The Arkansas Developmental Disabilities Provider Association (DDPA) represents sixty-eight (68) non-profit community programs that provide an array of medical care and related services and supports to children and adults with developmental disabilities across the state. Many of DDPA’s provider members were founded by family members of children and adults with significant disabilities and include family members and individuals with developmental disabilities on their boards of directors. Because of their origins and the visibility of their centers, many DDPA members serve to crystallize support for services to children and adults with developmental disabilities among the local population and are a vibrant part of their local community.
The Developmental Disabilities (DD) service system includes center based services called Early Intervention Developmental Treatment (EIDT), Adult Developmental Day Treatment (ADDT), therapy services, transportation, and home and community-based services and supports under the DHS/DDS Community & Employment Supports (CES) Waiver program. There are over 2,900 individuals with developmental disabilities on a waiting list for services under the CES Waiver.
NEWS AND UPDATES
Nonprofit Community Programs
Without nonprofit community programs, many people with developmental disabilities would receive no services or supports at all.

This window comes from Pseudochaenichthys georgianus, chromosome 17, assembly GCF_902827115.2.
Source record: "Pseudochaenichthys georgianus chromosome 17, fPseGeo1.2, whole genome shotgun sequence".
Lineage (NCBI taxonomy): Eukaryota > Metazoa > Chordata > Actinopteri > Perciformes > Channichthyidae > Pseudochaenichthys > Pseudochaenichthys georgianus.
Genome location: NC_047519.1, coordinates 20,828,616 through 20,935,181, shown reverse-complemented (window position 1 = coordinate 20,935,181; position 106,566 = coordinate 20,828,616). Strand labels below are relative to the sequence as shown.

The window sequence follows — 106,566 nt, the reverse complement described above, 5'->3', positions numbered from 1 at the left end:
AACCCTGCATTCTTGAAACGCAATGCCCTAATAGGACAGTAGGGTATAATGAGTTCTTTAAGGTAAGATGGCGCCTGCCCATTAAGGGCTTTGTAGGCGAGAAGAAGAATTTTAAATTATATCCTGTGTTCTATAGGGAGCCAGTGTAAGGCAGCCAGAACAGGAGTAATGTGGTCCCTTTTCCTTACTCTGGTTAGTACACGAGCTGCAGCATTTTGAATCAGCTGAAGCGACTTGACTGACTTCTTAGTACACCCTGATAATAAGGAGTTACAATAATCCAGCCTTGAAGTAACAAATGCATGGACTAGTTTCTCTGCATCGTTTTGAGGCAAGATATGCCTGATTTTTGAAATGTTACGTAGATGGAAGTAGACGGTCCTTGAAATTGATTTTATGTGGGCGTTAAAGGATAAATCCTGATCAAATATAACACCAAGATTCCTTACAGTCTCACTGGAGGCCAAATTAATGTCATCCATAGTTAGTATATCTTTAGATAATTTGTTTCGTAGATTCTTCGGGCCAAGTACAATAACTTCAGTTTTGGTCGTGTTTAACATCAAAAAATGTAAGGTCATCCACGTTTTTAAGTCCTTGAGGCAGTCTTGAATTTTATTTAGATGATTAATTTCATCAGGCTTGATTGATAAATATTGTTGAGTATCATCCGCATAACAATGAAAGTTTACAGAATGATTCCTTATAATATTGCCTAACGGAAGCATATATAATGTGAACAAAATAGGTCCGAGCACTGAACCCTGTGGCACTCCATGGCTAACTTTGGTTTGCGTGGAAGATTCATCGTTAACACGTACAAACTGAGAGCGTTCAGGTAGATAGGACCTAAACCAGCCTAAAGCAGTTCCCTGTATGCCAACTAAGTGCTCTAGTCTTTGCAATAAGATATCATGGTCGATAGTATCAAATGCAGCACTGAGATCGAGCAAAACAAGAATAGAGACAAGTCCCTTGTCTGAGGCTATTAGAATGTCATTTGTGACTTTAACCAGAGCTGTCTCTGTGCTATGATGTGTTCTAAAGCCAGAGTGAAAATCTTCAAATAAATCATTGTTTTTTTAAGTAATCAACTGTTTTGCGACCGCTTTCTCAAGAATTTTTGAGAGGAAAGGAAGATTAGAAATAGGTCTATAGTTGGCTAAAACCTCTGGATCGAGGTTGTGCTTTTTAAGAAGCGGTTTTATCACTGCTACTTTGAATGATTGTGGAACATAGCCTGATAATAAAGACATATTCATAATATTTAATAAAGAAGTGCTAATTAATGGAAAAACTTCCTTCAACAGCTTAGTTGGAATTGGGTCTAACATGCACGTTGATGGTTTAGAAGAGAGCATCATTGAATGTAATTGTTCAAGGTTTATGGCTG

Through a unique partnership with the state, nonprofit community programs provide community-based supports and services to persons with developmental disabilities from birth through old age. This service delivery system encourages the independence and integration into the community of people with developmental disabilities and avoids costlier institutional care.
Did You Know?
“Intellectual or Developmental Disability” is a term used to describe a long-term disability that begins any time from conception through age twenty-one (21) and is attributable to mental or physical impairments or a combination of physical and mental impairments. Common intellectual or developmental disabilities include general intellectual disabilities, cerebral palsy, Down syndrome, epilepsy, and autism spectrum disorders.
Although you may not always be able to recognize a person with a developmental disability, you will find that the person will have a less than average ability to function in at least three of the following major life activities: self-care, self-direction, communication, mobility, learning, capacity for independent living and economic self-sufficiency. The range of services and supports needed by persons with developmental disabilities varies widely from one person to another. Without appropriate services and supports, the choices open to people with developmental disabilities – including where they live, work, and play – are minimal.